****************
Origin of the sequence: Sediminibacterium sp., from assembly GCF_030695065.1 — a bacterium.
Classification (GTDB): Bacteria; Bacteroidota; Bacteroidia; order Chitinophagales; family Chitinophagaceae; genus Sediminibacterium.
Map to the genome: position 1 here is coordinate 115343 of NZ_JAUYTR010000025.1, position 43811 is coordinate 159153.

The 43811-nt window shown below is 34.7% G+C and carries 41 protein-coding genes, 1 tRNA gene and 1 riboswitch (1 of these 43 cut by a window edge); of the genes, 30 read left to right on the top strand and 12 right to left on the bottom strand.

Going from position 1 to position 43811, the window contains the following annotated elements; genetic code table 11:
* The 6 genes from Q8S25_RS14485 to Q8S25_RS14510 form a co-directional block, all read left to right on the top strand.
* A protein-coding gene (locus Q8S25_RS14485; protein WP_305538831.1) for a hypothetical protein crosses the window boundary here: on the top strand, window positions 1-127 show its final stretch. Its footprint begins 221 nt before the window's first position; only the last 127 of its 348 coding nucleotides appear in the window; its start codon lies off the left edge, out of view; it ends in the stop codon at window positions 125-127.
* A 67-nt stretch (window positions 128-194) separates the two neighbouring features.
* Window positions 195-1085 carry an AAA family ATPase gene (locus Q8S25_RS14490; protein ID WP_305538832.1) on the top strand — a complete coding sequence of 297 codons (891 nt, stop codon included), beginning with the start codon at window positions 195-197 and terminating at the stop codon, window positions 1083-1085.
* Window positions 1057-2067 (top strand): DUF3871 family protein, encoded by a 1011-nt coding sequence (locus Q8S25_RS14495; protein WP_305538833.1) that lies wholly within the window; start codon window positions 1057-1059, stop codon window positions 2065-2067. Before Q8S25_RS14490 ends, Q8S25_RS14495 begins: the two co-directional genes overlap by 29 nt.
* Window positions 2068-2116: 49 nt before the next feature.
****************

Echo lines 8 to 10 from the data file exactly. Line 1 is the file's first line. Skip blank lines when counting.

* A 67-nt stretch (window positions 128-194) separates the two neighbouring features.
* Window positions 195-1085 carry an AAA family ATPase gene (locus Q8S25_RS14490; protein ID WP_305538832.1) on the top strand — a complete coding sequence of 297 codons (891 nt, stop codon included), beginning with the start codon at window positions 195-197 and terminating at the stop codon, window positions 1083-1085.
* Window positions 1057-2067 (top strand): DUF3871 family protein, encoded by a 1011-nt coding sequence (locus Q8S25_RS14495; protein WP_305538833.1) that lies wholly within the window; start codon window positions 1057-1059, stop codon window positions 2065-2067. Before Q8S25_RS14490 ends, Q8S25_RS14495 begins: the two co-directional genes overlap by 29 nt.